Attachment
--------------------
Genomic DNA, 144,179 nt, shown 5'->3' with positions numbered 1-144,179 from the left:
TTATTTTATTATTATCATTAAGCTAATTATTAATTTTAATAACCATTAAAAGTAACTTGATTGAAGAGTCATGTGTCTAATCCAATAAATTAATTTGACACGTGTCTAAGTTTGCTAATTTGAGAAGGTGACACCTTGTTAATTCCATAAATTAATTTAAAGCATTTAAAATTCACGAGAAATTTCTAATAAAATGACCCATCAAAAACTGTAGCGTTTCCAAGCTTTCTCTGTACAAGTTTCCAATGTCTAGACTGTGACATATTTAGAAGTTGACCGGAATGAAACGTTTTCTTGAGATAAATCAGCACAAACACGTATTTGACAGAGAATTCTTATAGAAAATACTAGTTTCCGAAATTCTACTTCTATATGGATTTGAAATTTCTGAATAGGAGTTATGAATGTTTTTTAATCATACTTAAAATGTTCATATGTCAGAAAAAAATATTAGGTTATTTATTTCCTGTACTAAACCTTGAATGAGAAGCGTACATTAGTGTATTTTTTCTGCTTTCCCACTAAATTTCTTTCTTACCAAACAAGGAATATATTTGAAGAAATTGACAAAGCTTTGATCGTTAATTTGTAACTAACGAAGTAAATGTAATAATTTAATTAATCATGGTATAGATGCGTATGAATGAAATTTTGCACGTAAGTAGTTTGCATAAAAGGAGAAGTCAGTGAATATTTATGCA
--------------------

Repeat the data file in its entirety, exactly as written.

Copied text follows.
Genomic DNA, 144,179 nt, shown 5'->3' with positions numbered 1-144,179 from the left:
TTATTTTATTATTATCATTAAGCTAATTATTAATTTTAATAACCATTAAAAGTAACTTGATTGAAGAGTCATGTGTCTAATCCAATAAATTAATTTGACACGTGTCTAAGTTTGCTAATTTGAGAAGGTGACACCTTGTTAATTCCATAAATTAATTTAAAGCATTTAAAATTCACGAGAAATTTCTAATAAAATGACCCATCAAAAACTGTAGCGTTTCCAAGCTTTCTCTGTACAAGTTTCCAATGTCTAGACTGTGACATATTTAGAAGTTGACCGGAATGAAACGTTTTCTTGAGATAAATCAGCACAAACACGTATTTGACAGAGAATTCTTATAGAAAATACTAGTTTCCGAAATTCTACTTCTATATGGATTTGAAATTTCTGAATAGGAGTTATGAATGTTTTTTAATCATACTTAAAATGTTCATATGTCAGAAAAAAATATTAGGTTATTTATTTCCTGTACTAAACCTTGAATGAGAAGCGTACATTAGTGTATTTTTTCTGCTTTCCCACTAAATTTCTTTCTTACCAAACAAGGAATATATTTGAAGAAATTGACAAAGCTTTGATCGTTAATTTGTAACTAACGAAGTAAATGTAATAATTTAATTAATCATGGTATAGATGCGTATGAATGAAATTTTGCACGTAAGTAGTTTGCATAAAAGGAGAAGTCAGTGAATATTTATGCA